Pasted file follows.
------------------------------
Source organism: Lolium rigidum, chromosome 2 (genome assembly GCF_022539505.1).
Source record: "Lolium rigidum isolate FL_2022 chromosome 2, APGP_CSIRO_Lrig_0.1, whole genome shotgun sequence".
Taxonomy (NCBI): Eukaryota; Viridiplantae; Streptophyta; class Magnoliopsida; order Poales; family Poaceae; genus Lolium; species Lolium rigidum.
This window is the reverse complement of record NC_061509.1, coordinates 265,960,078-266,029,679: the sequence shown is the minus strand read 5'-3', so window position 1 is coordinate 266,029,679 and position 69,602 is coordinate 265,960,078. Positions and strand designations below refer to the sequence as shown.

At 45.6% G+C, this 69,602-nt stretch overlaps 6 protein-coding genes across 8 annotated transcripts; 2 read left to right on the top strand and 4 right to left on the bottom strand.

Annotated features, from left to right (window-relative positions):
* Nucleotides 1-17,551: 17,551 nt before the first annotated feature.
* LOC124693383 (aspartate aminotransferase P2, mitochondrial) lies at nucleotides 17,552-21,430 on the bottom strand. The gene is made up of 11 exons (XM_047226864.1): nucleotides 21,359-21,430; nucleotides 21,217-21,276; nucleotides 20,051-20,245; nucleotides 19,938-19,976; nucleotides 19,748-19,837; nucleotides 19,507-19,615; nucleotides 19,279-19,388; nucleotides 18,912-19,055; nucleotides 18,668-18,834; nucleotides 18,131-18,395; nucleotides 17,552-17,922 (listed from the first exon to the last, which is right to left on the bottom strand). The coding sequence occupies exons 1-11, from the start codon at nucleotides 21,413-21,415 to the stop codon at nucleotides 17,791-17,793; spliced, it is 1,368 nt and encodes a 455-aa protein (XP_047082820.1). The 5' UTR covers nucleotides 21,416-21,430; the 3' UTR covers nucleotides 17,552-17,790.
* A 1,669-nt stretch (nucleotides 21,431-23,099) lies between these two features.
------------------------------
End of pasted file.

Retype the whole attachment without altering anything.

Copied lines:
Source organism: Lolium rigidum, chromosome 2 (genome assembly GCF_022539505.1).
Source record: "Lolium rigidum isolate FL_2022 chromosome 2, APGP_CSIRO_Lrig_0.1, whole genome shotgun sequence".
Taxonomy (NCBI): Eukaryota; Viridiplantae; Streptophyta; class Magnoliopsida; order Poales; family Poaceae; genus Lolium; species Lolium rigidum.
This window is the reverse complement of record NC_061509.1, coordinates 265,960,078-266,029,679: the sequence shown is the minus strand read 5'-3', so window position 1 is coordinate 266,029,679 and position 69,602 is coordinate 265,960,078. Positions and strand designations below refer to the sequence as shown.

At 45.6% G+C, this 69,602-nt stretch overlaps 6 protein-coding genes across 8 annotated transcripts; 2 read left to right on the top strand and 4 right to left on the bottom strand.

Annotated features, from left to right (window-relative positions):
* Nucleotides 1-17,551: 17,551 nt before the first annotated feature.
* LOC124693383 (aspartate aminotransferase P2, mitochondrial) lies at nucleotides 17,552-21,430 on the bottom strand. The gene is made up of 11 exons (XM_047226864.1): nucleotides 21,359-21,430; nucleotides 21,217-21,276; nucleotides 20,051-20,245; nucleotides 19,938-19,976; nucleotides 19,748-19,837; nucleotides 19,507-19,615; nucleotides 19,279-19,388; nucleotides 18,912-19,055; nucleotides 18,668-18,834; nucleotides 18,131-18,395; nucleotides 17,552-17,922 (listed from the first exon to the last, which is right to left on the bottom strand). The coding sequence occupies exons 1-11, from the start codon at nucleotides 21,413-21,415 to the stop codon at nucleotides 17,791-17,793; spliced, it is 1,368 nt and encodes a 455-aa protein (XP_047082820.1). The 5' UTR covers nucleotides 21,416-21,430; the 3' UTR covers nucleotides 17,552-17,790.
* A 1,669-nt stretch (nucleotides 21,431-23,099) lies between these two features.